In the Urban Outfitters on 6th Ave in New York, I picked a couple of things off the sales floor and returned it. The cashier said that I would get merchandise credit, and I said that was fine. When I left the store, I went into a local Starbucks, ...
I agree that stores do not generally pursue these civil remedies; They hope you will just pay it, and if you don't they don't bother wit it (unless perhaps there is a large amount of money at stake) because the cost of litigation far exceeds the expected returns.See question
My colleague left work after 23 years. By law, within the one year time limit, he requested his end of service benefits through the courts. The judge's decision was against him as he stated it was after the one year time limit. He has documente...
No, the Judge cannot be sued for perjury (or anything else).
Your colleague should retain an attorney ASAP to evaluate the Judge's decision and decide whether or not to file an appeal.
had and accident and totalled the car. It had been raining that day on and off and got cold. The roads are hilly and curvy; he felt like he started to slide and hit the brakes to hard and went right into the guard rail on the right...which threw...
Unless the police are offering up a totally different version of the facts than your son's,
I see no reason for this summons. I agree that you..with or without an attorney assistance...should fight this one.
I was pulled over last night for apparently going 76 in a 65 zone on 531 in Ogden, NY. When I passed the police officer I looked at my speedometer and saw that it read 70, and not 76. I pulled over when he put his lights on, he came to my window a...
Faulty speedometer is not a defense to speeding, but it may help mitigate (reduce) the fine and points, as my colleague suggests. In any event, you admitted you were speeding (70 is still over the limit), so I do not see this as a case you want to go to trial with...I think getting the best possible plea deal should be your goal. Good Luck!See question
The only witness in my case at the time said he wasn't sure if I was the suspect or not.well recently he signed a statement to saying that I was not the shooter and he is 100% sure..what can happen with this new info...
Even if the Judge did not, in fact, "waive your appeal" (i.e., have you waive your right to appeal), it is usually very difficult to withdraw a plea of guilty. The Judge probably did a full and thorough "plea allocution" in which he or she asked very specific questions about what you did that you are pleading to, and likely questioned you about the fact that you, by pleading guilty, understand that you are giving up all your rights to a trial, cross-examine witnesses, etc. The burden, previously on the DA to prove your guilt, will now be on YOU to get the Judge to vacate the plea.
While you have nothing to lose by trying, I assure you that it may be very difficult to achieve.
Good Luck to you.
Grand larceny 4th degree. E felony
You didn't indicate what felony you were convicted of; Depending on the nature of your case,
whether you avail yourself of the various programs offered by Corrections, whether the DA or victim (if any) files a statement with parole, and your behavior in prison..you may be released after serving only a portion (few months) of your sentence, and very likely not more than 2/3rds (or 8 months).
I have credit card statement and Doctor's.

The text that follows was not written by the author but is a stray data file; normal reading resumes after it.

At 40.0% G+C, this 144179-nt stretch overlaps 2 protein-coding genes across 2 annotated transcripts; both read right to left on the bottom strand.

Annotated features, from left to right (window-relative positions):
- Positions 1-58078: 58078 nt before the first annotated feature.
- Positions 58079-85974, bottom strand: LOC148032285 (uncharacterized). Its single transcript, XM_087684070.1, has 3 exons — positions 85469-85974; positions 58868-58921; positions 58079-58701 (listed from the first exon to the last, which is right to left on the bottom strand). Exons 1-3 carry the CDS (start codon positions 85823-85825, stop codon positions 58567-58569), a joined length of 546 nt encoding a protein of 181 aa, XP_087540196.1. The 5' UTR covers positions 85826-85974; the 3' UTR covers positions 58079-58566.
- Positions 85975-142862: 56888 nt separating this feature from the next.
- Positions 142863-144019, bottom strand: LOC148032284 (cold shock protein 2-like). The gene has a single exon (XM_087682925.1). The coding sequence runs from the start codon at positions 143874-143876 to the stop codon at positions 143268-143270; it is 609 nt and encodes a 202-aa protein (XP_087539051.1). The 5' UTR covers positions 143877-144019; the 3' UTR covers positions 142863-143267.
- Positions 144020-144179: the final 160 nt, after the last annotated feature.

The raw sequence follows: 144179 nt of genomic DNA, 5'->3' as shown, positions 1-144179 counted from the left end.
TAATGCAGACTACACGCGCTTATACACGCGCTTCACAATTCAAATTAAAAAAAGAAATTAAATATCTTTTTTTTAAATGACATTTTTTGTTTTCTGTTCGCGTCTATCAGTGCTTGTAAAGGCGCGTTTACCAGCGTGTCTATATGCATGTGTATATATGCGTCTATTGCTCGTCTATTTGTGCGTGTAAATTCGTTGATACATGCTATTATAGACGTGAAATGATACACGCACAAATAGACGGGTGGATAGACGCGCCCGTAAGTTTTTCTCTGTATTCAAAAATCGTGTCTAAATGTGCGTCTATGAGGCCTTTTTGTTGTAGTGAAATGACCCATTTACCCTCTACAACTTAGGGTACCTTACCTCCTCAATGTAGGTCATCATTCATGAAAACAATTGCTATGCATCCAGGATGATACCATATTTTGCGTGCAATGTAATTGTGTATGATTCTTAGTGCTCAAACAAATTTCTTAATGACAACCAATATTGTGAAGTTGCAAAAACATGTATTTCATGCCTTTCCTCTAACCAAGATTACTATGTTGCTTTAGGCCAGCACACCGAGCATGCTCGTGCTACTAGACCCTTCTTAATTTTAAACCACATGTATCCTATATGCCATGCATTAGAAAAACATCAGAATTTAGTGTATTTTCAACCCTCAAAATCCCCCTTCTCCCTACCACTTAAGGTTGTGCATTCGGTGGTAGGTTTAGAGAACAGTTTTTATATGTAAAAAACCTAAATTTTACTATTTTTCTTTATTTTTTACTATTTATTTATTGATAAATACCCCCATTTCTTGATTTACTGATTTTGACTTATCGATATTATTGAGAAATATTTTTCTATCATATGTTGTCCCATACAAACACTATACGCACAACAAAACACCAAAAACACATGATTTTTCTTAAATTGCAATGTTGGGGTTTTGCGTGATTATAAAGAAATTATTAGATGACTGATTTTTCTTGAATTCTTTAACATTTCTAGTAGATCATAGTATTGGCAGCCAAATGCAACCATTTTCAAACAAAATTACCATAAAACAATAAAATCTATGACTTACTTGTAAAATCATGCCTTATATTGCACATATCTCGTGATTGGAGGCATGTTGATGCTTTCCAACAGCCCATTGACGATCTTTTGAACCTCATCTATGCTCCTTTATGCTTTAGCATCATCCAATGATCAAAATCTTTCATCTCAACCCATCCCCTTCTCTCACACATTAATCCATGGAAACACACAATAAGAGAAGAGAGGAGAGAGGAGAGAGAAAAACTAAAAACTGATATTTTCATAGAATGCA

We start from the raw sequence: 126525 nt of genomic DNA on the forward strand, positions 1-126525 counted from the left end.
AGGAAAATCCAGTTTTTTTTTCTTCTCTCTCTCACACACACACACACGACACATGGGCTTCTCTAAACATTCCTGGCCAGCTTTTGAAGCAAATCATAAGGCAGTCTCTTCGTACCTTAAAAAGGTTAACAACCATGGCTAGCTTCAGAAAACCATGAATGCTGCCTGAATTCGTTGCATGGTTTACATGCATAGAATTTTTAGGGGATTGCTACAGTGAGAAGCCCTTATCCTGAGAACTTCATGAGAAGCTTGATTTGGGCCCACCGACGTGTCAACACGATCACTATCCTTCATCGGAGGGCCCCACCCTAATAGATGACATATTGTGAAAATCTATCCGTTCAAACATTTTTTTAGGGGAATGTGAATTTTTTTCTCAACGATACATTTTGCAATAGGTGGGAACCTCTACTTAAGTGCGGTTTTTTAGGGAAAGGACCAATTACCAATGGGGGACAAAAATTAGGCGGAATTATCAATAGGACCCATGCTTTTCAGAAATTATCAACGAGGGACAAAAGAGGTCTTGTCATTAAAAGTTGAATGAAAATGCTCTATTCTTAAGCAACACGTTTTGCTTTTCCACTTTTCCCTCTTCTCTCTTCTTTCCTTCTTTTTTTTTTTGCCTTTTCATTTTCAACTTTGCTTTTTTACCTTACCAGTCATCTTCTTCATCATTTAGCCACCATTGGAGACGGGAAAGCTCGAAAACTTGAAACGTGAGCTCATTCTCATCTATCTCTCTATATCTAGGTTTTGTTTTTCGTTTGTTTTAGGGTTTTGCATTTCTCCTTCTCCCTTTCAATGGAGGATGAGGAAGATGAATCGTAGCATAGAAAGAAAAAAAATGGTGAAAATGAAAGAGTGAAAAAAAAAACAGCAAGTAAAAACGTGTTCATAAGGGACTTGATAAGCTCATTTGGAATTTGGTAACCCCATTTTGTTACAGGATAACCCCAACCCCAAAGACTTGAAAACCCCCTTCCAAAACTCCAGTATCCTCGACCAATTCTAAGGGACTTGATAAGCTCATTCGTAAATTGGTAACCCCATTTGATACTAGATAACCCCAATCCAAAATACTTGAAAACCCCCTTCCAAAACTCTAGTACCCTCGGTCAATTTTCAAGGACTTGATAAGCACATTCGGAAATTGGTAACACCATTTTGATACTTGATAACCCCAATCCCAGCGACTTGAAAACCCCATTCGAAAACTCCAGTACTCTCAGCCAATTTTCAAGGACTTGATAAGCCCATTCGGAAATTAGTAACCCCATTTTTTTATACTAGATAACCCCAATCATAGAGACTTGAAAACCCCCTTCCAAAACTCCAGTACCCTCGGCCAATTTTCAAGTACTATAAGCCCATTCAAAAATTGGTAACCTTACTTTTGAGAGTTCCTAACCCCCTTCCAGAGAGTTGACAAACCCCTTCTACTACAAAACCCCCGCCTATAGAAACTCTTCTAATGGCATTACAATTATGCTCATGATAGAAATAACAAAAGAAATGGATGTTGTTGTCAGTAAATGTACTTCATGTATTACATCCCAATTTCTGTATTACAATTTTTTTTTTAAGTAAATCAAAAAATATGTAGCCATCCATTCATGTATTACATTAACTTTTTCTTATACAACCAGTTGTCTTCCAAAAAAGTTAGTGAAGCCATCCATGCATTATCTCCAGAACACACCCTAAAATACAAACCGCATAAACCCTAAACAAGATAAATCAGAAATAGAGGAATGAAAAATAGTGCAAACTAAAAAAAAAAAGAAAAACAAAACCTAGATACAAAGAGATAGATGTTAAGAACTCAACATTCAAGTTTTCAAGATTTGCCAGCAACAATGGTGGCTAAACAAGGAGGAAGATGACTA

The question is not whether you can sue...of course you can...the real question is whether you have sufficient evidence to prevail. If indeed you have evidence that you became ill due to food poisoning as a result of consuming food at Denny's, you may indeed have a good case.
I suggest you consult with competent counsel and discuss your evidence and options.
My brother committed fraud on our mother's home by using a mortgage elimination system and draining the equity out of the home of over $500,000. We sued for fraud and won by default, but he was never held accountable because this was all at the b...
You can file a complaint with the police or your local DA's Office and see if they believe there is a basis for criminal charges. As my colleagues have so eloquently stated, ICE will not act on your report; As a former prosecutor, I can tell you that ICE is overwhelmed and understaffed and generally will not take action in this type of situation absent a deportable felony conviction.
Best of Luck!
im in a volunteer fire department. there are members in the department saying that im on drugs. It all comes back on when i was in the department a couple of years ago. i was on drugs heavy. they asked me to quit untill i get off of them. when th...
I agree with my colleague...Yours is not really a legal problem. Since they are not obliged to drug test you at their expense, I think you really have 3 choices:
1) Pay for and take your own test and present the (hopefully) negative findings, to stifle the gossip; or
2) Resign from the volunteer Fire Dept.; or
3) Grin and bear it!
Best of luck!
I expect the perpetrator to not answer a summons to criminal court in Maryland. The matter is a @$25,000 embezzlement case and additional @ $20,000 in fraud involving four separate victims. If Maryland puts out a warrant and he is located in ano...
As a former prosecutor who handled hundreds of extraditions, I can tell you that there is no definitive answer to your query. Because of the costs attendant to requesting an extradition from another state, local prosecutors don't always file. The charges sound fairly serious, but that is just one of the many factors. They will also consider the strength of the case (available evidence of guilt), likelihood of conviction, prior criminal record, and, as I said, the costs involved. (For example, an extradition from a neighboring state might be quite inexpensive, but not if they pick up the defendant in, say, Hawaii.)
P.S. Save your penny....It's not within my fee structure ;-)